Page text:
Figure 7. Vertical profiles of the cloud droplet effective radius from observation (solid line) and a 3.7 /m retrieval algorithm (dashed line).

re usually varies with height. As illustrated in Fig. 7, retrieval at a single near-IR channel like 3.7 ¡m may only represent a shallow layer near the cloud top.

Chang and Li (2002, 2003) have developed a new satellite retrieval method to account for the vertical variation of the re profile. It employs a combination of multiple near-IR spectral measurements at the 3.7 ¡m, 2.1 ¡m, and 1.6 ¡m channels, available from MODIS, to retrieve a linear re profile. The linear re profile is assumed to be a linear function of the in-cloud optical depth (t'), which is given by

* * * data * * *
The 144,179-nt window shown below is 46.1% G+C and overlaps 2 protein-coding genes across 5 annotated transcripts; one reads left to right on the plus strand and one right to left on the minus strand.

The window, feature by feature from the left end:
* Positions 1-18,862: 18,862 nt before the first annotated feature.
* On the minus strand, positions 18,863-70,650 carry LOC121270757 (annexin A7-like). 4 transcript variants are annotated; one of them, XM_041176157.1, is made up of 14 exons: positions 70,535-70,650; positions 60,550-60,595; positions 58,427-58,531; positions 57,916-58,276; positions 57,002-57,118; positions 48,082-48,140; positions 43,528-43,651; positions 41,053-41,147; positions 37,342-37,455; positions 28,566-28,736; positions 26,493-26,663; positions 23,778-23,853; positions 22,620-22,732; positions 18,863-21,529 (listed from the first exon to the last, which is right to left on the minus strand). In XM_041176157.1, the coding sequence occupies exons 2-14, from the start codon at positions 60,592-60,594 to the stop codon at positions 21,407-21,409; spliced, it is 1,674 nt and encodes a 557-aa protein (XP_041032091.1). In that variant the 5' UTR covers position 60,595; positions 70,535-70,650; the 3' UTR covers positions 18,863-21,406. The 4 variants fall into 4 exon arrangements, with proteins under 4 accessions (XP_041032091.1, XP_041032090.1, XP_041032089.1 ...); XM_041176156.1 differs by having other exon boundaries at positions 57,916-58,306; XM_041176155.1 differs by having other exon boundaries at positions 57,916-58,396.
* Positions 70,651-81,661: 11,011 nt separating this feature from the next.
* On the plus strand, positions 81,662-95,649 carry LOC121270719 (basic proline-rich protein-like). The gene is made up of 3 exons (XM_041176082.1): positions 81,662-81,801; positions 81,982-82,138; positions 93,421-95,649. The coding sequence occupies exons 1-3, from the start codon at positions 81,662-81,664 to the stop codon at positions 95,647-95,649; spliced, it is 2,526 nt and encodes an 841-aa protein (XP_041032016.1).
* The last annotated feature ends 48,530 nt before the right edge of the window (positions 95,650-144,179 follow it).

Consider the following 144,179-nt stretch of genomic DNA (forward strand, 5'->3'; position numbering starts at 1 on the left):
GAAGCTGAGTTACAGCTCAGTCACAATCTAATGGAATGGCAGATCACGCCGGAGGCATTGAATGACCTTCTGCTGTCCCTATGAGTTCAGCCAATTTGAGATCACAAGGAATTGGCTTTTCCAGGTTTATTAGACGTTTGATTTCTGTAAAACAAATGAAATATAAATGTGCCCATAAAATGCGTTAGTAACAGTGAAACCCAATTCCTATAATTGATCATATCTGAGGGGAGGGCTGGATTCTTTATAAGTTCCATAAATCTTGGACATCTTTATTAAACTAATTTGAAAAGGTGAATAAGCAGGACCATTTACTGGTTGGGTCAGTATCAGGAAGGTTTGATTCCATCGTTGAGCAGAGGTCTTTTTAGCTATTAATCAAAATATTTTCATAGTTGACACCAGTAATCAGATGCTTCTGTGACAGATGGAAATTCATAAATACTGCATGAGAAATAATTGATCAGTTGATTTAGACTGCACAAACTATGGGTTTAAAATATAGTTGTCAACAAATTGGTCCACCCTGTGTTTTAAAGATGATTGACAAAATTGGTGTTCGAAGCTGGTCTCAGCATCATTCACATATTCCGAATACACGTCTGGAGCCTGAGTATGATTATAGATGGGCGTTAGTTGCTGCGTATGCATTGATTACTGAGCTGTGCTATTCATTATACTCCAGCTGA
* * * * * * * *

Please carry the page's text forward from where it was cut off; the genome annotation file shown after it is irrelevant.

where Ttotal is the total cloud optical depth and and re_base represent the re at the cloud top (t' = 0) and the cloud bottom (t' = Ttotal), respectively. Its retrieval principle lies in the fact that photons at the three near-IR wavelengths are sensitive to different depths within a cloud. This method is applicable to single-layer water clouds and is most effective for clouds with near-linear variation of re from cloud top to cloud base (Miles et al., 2000). However, the estimation of re for the cloud base would have a large bias if the re profile is nonlinear or if the cloud is thick, because the re signal from the cloud base becomes weak (Chang and Li, 2002).

Based on the linear re profile, Chang and Li (2003) show that the calculation of cloud

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